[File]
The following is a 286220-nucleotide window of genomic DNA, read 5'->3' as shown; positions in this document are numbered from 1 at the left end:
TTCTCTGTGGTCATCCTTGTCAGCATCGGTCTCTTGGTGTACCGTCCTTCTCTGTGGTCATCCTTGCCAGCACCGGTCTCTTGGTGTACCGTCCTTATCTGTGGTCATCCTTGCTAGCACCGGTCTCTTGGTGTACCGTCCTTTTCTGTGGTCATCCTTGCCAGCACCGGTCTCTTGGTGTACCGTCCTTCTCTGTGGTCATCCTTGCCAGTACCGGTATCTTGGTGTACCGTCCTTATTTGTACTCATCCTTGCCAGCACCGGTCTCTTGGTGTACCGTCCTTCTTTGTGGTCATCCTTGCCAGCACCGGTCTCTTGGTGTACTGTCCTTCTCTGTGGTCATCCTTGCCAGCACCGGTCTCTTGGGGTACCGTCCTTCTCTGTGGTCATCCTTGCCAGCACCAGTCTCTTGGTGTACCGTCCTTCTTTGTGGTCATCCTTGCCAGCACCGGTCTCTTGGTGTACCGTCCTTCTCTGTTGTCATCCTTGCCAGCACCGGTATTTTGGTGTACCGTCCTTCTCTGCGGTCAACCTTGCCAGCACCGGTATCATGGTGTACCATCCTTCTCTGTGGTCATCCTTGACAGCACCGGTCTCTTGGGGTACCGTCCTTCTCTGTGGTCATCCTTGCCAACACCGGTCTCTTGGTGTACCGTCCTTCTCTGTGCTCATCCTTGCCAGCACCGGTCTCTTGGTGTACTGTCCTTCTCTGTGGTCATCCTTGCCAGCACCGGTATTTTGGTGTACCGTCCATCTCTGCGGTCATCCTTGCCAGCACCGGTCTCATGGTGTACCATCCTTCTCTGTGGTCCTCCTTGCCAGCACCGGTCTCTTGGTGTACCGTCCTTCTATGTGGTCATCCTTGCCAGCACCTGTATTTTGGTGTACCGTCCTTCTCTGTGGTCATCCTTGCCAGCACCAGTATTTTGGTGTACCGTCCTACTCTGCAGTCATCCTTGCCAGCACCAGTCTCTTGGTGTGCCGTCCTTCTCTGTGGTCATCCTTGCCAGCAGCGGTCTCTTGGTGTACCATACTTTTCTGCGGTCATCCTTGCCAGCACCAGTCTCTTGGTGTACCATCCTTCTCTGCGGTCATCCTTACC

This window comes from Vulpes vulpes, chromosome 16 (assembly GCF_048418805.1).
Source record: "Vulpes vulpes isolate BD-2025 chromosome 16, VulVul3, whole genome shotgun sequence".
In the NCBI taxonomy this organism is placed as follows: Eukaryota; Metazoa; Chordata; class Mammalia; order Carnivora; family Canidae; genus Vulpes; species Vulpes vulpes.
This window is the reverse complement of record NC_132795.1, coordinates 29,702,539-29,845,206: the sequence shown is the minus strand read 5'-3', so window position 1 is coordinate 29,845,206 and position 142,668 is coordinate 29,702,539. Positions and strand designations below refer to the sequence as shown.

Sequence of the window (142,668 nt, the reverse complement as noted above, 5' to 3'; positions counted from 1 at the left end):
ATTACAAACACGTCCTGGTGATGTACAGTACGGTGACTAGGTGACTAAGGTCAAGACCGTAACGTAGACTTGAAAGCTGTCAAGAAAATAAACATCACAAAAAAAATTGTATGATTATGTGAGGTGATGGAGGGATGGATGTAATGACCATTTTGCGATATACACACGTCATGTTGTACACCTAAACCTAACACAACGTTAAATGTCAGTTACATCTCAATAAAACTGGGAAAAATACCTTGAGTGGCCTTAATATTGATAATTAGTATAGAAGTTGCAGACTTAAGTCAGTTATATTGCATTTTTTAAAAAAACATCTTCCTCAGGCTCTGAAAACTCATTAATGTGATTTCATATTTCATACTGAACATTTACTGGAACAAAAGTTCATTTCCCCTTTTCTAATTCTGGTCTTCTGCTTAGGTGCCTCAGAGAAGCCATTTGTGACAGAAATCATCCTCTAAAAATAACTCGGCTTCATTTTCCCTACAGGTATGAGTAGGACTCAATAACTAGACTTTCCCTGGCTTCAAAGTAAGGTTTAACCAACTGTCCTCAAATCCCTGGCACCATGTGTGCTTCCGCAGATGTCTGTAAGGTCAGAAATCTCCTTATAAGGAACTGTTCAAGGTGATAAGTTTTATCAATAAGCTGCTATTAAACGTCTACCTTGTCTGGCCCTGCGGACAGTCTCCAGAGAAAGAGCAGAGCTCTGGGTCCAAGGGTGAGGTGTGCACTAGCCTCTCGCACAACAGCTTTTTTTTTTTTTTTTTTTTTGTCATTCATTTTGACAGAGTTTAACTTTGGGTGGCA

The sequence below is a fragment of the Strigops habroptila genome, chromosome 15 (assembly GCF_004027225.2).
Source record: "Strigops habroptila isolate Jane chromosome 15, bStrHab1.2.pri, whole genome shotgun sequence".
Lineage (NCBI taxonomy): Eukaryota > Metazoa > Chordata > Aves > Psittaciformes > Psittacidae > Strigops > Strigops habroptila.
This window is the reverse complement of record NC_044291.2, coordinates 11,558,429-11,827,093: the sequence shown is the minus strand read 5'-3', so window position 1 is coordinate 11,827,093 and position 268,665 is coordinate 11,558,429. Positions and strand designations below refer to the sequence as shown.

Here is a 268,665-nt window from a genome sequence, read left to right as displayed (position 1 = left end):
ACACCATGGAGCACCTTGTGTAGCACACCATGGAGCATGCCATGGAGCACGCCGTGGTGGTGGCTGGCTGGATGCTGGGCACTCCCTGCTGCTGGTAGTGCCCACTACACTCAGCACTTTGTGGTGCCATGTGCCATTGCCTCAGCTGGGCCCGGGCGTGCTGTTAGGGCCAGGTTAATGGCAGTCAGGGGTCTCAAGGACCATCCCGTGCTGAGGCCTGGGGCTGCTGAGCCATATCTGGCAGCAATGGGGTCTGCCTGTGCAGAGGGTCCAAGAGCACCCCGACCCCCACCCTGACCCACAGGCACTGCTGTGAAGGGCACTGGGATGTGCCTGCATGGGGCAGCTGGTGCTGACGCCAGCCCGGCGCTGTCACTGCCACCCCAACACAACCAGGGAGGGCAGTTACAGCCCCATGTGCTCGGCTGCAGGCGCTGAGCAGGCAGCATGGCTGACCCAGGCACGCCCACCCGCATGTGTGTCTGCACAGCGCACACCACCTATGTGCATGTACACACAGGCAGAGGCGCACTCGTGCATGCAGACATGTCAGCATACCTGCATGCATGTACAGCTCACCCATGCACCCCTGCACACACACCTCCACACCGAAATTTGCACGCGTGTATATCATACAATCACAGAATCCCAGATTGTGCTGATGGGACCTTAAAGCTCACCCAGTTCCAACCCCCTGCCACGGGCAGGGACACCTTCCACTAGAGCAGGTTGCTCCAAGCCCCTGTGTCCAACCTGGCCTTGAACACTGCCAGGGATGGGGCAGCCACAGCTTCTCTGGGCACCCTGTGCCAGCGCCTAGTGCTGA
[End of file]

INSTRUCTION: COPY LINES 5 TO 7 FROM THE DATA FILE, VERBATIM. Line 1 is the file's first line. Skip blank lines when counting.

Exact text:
In the NCBI taxonomy this organism is placed as follows: Eukaryota; Metazoa; Chordata; class Mammalia; order Carnivora; family Canidae; genus Vulpes; species Vulpes vulpes.
This window is the reverse complement of record NC_132795.1, coordinates 29,702,539-29,845,206: the sequence shown is the minus strand read 5'-3', so window position 1 is coordinate 29,845,206 and position 142,668 is coordinate 29,702,539. Positions and strand designations below refer to the sequence as shown.

Sequence of the window (142,668 nt, the reverse complement as noted above, 5' to 3'; positions counted from 1 at the left end):